Sunday, January 6, 2019

Would You Pay Someone to Commit Suicide? 13000 People did. Really.

According to a recently published paper, 13000 people paid over 1.4 million dollars to help 200 people commit suicide. Except they thought they were paying for zero-evidence treatment for desperate cancer patients. In other words, these so-called do-gooders paid scammer quacks to help sick people commit suicide by paying huge amounts of money for water... i.e. homeopathic cancer treatments.

That's 1.4 million bucks raised to pay for some VERY expensive water proven to do nothing, that could have been used for palliative care or other purposes that may have made final moments of life more bearable. 1.4 million bucks could have paid for a lot of weed or even more powerful opioids or whatever the cancer patients needed to spend the final days in peace, and leave some for their family to cover other expenses.

Instead, the money is going to cancer quacks, doing NOTHING for the actual patients, who have to live their final days with treatment proven to do NOTHING, see their hopes dashed and pain unmanaged.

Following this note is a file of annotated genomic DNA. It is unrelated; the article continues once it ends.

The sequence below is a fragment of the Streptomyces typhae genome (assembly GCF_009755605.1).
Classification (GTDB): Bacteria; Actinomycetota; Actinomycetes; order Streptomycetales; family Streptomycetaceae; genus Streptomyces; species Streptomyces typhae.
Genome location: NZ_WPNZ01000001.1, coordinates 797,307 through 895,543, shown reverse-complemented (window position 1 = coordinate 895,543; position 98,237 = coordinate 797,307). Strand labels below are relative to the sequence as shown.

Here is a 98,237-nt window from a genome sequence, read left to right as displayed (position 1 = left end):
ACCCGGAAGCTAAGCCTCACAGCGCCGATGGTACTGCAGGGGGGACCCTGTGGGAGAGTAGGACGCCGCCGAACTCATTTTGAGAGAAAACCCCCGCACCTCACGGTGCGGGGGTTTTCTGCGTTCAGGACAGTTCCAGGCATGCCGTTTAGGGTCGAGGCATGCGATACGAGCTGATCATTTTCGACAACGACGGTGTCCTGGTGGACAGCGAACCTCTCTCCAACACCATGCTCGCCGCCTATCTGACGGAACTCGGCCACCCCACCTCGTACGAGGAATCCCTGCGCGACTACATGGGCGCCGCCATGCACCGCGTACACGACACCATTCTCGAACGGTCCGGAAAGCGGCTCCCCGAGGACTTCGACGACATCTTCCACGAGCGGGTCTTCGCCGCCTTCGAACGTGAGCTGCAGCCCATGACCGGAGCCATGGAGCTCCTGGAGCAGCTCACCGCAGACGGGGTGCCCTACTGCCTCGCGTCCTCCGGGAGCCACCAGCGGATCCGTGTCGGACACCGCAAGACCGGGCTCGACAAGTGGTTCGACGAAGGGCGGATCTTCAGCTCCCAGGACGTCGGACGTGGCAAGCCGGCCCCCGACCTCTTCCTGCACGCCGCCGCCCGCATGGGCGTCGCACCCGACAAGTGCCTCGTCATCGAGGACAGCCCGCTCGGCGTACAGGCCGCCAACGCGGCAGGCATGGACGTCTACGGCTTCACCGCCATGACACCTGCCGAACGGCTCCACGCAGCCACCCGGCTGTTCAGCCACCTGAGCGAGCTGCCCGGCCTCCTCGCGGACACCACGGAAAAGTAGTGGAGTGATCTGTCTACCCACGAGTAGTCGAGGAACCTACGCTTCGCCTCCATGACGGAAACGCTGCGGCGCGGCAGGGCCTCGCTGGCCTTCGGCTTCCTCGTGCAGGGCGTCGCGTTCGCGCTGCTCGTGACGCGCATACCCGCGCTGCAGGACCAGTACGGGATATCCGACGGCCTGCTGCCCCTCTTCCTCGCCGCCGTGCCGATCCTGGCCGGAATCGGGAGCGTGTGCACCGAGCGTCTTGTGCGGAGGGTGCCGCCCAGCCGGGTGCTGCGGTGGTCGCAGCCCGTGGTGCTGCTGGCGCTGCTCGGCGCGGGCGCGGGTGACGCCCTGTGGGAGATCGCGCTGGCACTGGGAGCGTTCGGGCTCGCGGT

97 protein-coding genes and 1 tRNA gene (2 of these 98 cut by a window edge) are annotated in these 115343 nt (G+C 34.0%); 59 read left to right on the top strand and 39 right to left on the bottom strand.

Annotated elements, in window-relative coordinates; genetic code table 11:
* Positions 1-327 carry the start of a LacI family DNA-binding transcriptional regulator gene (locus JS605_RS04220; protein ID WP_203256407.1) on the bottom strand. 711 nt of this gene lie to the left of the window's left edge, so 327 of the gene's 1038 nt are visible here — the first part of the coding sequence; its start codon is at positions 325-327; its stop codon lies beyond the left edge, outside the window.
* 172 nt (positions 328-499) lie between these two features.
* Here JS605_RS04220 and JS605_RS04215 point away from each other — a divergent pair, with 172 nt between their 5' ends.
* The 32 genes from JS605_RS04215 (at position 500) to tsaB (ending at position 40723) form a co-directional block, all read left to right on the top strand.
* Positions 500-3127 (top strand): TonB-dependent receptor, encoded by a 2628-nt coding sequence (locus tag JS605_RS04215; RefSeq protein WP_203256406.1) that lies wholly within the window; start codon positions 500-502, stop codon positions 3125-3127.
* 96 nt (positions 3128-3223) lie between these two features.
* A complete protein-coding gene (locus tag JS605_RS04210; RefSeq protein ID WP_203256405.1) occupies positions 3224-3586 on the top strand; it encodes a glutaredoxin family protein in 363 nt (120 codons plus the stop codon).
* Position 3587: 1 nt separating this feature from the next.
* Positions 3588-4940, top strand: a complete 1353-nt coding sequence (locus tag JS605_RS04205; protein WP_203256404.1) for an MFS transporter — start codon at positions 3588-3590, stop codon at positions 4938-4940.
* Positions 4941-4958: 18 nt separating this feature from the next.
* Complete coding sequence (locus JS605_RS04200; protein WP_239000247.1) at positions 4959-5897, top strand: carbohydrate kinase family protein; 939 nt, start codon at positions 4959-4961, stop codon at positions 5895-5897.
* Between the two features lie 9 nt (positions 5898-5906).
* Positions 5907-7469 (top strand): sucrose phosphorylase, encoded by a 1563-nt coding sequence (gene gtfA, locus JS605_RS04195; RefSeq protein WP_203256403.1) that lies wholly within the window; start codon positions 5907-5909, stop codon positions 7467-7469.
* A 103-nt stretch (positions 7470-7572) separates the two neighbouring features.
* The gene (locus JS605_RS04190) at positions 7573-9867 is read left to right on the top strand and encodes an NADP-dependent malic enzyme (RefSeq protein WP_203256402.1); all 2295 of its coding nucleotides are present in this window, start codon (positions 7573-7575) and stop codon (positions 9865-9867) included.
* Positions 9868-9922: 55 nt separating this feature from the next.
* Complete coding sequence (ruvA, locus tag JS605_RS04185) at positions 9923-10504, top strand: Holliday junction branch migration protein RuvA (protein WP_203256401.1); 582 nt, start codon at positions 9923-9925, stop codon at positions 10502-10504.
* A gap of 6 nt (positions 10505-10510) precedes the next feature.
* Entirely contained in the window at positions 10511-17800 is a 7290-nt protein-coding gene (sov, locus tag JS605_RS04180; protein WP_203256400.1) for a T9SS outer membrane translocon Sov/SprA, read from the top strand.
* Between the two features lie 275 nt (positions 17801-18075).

Basically, the 1.4 million bucks paid for suicide by water and pain.

Crowdfunding sites like GoFundMe (but also YouCaring, CrowdRise, and FundRazr) are the go-to place for desperate people to solicit money to try these quack medicine. So much so, it's now a BILLION dollar industry.  And these platforms, claiming neutrality, will NOT restrict funds raised by their platforms to be used for legitimate medicine. One does wonder whether the fees they collect are the primary reason for the claims of neutrality.

But that's only the beginning. Bogus and unproven treatments are advertising themselves online, and telling potential patients/victims they should crowdfund their care. Examples include oxygen hyperbaric treatment for brain injury, stem cell for brain and spinal cord injury, long-term antibiotic therapy for "chronic Lyme", and more. And they are raising millions that are going into pockets of people providing these questionable and sometimes, outright dangerous therapies.

The donors are basically helping patients commit suicide while enriching people deceiving the patients with false hopes.

You wouldn't pay for someone committing suicide. But if you paid for someone's "alternative medicine" crowdfunding treatment, you've done exactly that.

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